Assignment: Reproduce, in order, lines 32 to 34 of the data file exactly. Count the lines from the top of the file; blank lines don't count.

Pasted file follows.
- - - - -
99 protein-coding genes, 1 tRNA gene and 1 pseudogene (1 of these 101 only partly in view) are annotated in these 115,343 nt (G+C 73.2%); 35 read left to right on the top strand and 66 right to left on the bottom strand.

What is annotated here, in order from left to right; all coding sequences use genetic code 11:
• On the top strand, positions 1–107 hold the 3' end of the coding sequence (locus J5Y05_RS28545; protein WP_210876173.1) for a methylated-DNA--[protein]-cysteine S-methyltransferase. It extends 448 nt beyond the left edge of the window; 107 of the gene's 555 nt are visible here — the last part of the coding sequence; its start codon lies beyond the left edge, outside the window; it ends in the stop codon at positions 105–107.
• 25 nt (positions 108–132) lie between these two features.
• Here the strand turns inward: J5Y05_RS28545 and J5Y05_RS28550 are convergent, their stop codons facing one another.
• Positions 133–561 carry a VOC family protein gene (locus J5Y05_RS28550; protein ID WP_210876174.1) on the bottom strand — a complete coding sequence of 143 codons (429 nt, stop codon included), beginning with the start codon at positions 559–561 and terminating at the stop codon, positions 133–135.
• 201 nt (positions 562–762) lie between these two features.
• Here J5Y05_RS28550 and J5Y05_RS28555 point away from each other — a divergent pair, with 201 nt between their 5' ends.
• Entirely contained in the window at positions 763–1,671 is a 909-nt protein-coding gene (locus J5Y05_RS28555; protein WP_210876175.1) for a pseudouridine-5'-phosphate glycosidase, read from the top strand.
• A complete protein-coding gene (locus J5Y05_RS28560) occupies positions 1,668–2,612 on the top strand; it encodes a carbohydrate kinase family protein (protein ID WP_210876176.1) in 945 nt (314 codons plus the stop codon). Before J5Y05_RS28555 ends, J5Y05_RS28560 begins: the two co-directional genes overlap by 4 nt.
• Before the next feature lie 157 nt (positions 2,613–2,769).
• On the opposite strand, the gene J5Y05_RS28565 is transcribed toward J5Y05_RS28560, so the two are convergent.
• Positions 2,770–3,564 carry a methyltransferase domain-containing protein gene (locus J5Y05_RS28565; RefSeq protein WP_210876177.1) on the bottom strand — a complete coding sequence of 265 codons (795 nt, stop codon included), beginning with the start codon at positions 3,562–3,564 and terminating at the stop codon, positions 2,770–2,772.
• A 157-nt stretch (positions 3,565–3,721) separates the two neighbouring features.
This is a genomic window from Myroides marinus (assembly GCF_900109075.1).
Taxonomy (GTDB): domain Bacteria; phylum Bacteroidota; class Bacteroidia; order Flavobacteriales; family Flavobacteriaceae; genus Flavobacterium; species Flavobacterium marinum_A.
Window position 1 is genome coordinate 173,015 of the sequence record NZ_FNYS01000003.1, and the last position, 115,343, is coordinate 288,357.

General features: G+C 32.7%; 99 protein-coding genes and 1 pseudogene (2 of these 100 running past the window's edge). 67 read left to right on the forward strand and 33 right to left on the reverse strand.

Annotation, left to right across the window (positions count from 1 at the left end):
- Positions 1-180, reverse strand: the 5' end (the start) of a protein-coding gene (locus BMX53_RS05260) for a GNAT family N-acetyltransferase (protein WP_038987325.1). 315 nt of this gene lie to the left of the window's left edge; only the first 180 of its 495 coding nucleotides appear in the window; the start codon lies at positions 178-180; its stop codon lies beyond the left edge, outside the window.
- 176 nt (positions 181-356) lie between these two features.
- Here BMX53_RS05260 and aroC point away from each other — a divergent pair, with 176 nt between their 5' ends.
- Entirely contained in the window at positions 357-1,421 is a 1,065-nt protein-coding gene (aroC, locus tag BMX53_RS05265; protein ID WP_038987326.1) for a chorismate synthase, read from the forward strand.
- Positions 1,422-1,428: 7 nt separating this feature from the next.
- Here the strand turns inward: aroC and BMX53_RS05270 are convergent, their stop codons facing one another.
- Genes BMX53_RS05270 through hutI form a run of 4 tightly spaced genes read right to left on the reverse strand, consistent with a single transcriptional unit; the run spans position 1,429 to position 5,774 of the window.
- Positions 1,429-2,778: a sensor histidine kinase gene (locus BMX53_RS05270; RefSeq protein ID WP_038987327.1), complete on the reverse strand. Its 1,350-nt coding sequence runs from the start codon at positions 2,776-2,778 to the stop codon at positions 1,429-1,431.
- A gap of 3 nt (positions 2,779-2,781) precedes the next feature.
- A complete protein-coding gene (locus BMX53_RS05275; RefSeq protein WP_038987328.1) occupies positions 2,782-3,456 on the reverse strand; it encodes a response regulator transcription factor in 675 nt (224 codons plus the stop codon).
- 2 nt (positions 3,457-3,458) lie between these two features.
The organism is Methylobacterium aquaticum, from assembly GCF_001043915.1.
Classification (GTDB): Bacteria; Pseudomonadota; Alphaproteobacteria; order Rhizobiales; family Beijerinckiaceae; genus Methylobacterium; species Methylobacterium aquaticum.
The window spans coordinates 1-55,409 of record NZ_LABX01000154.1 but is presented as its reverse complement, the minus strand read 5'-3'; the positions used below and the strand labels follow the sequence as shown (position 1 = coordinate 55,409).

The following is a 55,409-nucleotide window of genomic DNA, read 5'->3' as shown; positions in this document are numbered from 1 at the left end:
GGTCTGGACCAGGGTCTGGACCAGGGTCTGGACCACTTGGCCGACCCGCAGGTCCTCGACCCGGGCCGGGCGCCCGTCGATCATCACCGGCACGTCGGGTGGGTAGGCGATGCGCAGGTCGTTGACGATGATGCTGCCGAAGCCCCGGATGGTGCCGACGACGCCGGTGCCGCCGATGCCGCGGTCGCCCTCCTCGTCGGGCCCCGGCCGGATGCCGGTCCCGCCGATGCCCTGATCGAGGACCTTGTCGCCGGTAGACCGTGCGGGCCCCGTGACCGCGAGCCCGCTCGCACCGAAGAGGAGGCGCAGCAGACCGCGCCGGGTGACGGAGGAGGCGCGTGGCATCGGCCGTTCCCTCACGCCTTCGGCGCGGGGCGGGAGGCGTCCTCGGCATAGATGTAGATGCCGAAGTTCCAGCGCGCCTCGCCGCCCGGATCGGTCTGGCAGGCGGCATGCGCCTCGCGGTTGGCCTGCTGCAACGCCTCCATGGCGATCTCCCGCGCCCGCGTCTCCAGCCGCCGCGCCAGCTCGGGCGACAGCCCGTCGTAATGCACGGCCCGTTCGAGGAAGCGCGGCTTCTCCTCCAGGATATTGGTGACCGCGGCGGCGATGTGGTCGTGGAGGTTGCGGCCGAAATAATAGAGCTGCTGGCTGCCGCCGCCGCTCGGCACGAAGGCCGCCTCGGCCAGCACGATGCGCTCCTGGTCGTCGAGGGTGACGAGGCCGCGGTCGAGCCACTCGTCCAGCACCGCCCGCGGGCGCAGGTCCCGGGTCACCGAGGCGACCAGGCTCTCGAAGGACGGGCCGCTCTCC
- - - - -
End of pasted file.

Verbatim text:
Classification (GTDB): Bacteria; Pseudomonadota; Alphaproteobacteria; order Rhizobiales; family Beijerinckiaceae; genus Methylobacterium; species Methylobacterium aquaticum.
The window spans coordinates 1-55,409 of record NZ_LABX01000154.1 but is presented as its reverse complement, the minus strand read 5'-3'; the positions used below and the strand labels follow the sequence as shown (position 1 = coordinate 55,409).

The following is a 55,409-nucleotide window of genomic DNA, read 5'->3' as shown; positions in this document are numbered from 1 at the left end: